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Tenancy-In-Common vs Joint Tenancy

When two or more people purchase a property in British Columbia together, they can own that property in one of two ways: Joint Tenancy or Tenancy-In-Common. What to choose? Here are some things to consider when making that decision.


Tenancy-In-Common is a form of combined ownership, whereby each person owns an undivided share in the property. The shares must add up to 100%. The registered owners can have equal or unequal undivided shares in the property.

Under a Tenancy-In-Common, when one of the registered owners passes away, their share in the property does not “automatically” pass to the other surviving registered owner(s). Instead, that deceased’s share forms part of their estate, which will pass to their beneficiaries in accordance with their Will.

For example, business partners and unrelated people who own property together often decide to own the property as Tenants-in-Common.

Joint Tenancy

Joint Tenancy is the other form of combined ownership, whereby all of the registered owners own the entire property together at the same time. There is no undivided share in the property for one of the registered owners. Accordingly, if one of the registered owners passes away, the surviving registered owner(s) will continue to own the entire property. Due to this right of survivorship, there is no transfer of property required to put the property into the survivor’s name. A property owned under a Joint Tenancy would not form part of the deceased’s estate.

Although related individuals who own property together, particularly people in marriages or in common-law relationships, usually decide to own the property as Joint Tenants, that decision should not be made so hastily. For example, for people in their second or third marriage, there may be children from their previous marriage/relationship that they have to consider when determining who acquires their share in the property.

Combination of Joint Tenancy and Tenancy-In-Common

If three or more people are buying a property together, they have another choice besides being just Tenants-in-Common or just Joint Tenants—that is, a combination of the two.

Given the current state of the real estate market, two married couples buying one house together is quite commonplace. You also see it where young first-time homebuying couples have to add their parent(s) on title for mortgage purposes.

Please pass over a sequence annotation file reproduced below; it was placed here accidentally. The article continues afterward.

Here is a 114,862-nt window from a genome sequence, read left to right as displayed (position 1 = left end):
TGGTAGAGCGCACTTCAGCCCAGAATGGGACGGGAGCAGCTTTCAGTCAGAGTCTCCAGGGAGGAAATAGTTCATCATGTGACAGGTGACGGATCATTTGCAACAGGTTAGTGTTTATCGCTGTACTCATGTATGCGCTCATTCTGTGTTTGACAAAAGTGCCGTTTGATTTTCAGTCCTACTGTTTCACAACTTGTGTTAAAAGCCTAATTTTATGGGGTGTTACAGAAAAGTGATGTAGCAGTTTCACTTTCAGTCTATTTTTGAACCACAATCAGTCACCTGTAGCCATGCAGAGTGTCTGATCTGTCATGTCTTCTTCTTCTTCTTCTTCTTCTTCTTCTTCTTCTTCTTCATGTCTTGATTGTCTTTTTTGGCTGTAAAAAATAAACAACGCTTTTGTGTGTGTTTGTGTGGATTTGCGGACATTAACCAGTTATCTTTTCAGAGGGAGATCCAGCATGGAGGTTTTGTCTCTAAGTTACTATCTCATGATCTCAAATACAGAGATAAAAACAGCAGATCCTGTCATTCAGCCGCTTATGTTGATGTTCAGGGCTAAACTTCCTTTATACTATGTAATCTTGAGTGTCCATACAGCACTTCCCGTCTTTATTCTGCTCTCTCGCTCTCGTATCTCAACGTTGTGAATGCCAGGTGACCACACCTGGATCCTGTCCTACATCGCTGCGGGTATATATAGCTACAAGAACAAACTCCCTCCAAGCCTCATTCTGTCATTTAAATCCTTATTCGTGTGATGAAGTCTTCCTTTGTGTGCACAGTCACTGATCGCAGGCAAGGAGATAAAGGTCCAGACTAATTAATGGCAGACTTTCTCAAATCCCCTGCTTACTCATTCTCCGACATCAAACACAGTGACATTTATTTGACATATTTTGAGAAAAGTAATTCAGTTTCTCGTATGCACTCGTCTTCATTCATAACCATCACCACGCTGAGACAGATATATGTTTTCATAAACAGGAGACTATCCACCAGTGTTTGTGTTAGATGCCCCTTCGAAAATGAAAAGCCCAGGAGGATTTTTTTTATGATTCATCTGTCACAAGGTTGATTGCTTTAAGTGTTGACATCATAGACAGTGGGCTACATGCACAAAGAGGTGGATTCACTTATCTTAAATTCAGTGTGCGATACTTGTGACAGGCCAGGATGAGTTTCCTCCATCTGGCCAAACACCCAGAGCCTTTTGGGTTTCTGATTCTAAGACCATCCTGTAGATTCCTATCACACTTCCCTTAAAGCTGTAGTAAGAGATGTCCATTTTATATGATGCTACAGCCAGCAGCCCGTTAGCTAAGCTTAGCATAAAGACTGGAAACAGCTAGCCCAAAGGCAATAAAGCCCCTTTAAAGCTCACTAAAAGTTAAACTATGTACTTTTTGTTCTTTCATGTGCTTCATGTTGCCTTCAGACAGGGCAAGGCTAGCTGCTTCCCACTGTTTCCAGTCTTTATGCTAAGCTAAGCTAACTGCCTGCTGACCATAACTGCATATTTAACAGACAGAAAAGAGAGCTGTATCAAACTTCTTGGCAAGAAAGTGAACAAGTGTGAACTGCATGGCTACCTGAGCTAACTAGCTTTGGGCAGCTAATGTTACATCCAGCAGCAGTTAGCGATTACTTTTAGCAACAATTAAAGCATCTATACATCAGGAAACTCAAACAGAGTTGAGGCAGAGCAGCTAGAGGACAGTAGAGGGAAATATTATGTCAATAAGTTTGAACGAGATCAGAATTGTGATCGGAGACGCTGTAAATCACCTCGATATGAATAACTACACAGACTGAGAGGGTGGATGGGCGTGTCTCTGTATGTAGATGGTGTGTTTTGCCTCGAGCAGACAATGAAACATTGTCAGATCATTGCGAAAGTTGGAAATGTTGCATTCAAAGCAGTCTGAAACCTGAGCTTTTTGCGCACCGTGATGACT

Two couples own a property together. Mr. and Mrs. Nguyen own an undivided 50% share in the home. Mr. and Mrs. Porrelli own the other undivided 50% share in the home. If the Nguyens pass away, their 50% share would not “automatically” go to the Porrellis, and vice versa.

Mr. and Mrs. Nguyen own their 50% together as Joint Tenants. If Mr. Nguyen passes away, Mrs. Nguyen—as the surviving registered owner—would own that 50% share solely. If Mrs. Nguyen were to pass away, her share in the property would form part of her estate and go to her beneficiaries, in accordance with her Will.

Mr. and Mrs. Porrelli own their 50% together as Tenants-in-Common, whereby Mr. Porrelli has an undivided 25% share and Mrs. Porrelli has an undivided 25% share. The reason the Porrellis decided to be Tenants-in-Common is that this is their second marriage. They each have children from their past marriages. They do not want their share in the home to “automatically” go to each other—they want their share to go to their children, in accordance with their Will.

Joint Tenancy as a Gift or Trust

With an aging population, more parents are considering transferring their home into a joint tenancy with their children, as a means to avoid/minimize the process and cost of probate or administration of the estate. There are many issues to consider before adding one’s children to one’s home, which is beyond the scope of this blog post.

But if a parent wants to add their children to title under a joint tenancy, the parties’ intent behind this property transfer should be documented beforehand. This is especially important when only one of that parent’s children is being added. Under a joint tenancy, that child would be the sole registered owner of that property upon the parents’ passing. What about the other children? The potential for abuse/greed/fraud exists.

Was the transfer of property into a joint tenancy an actual gift to the child, where the child on title is not just a registered owner in name only—he or she has an actual beneficial interest in the property? If so, the appropriate deeds of gift should be prepared and executed.

Or was the transfer into joint tenancy for convenience only, where the child’s name may be on title, but he or she is holding the property in trust for the parent? If so, then the appropriate trust agreements should be prepared and executed.

 Estate Planning

Regardless whether one decides to own property together as Joint Tenants or Tenants-in-Common, people should still get their will and other estate planning documents done.

At some point in time, there will just be one sole owner of that property. Furthermore, due to relatively recent legislative changes, even under a joint tenancy, where the owners die “simultaneously”, the property will be treated as if it were held by those owners as Tenants-in-Common.

Call our office at 250-768-0717 to set up a consultation with one of our estates lawyers to go over your estate planning needs.


It is not a simple decision to want to be Joint Tenants or Tenants-In-Common—it should be a decision you make after discussing the matter with your realtor, lawyer, estate/financial advisor, and accountant. And, of course, with the other owners. If you have any questions about this post, please contact one of our lawyers at 250-768-0717.


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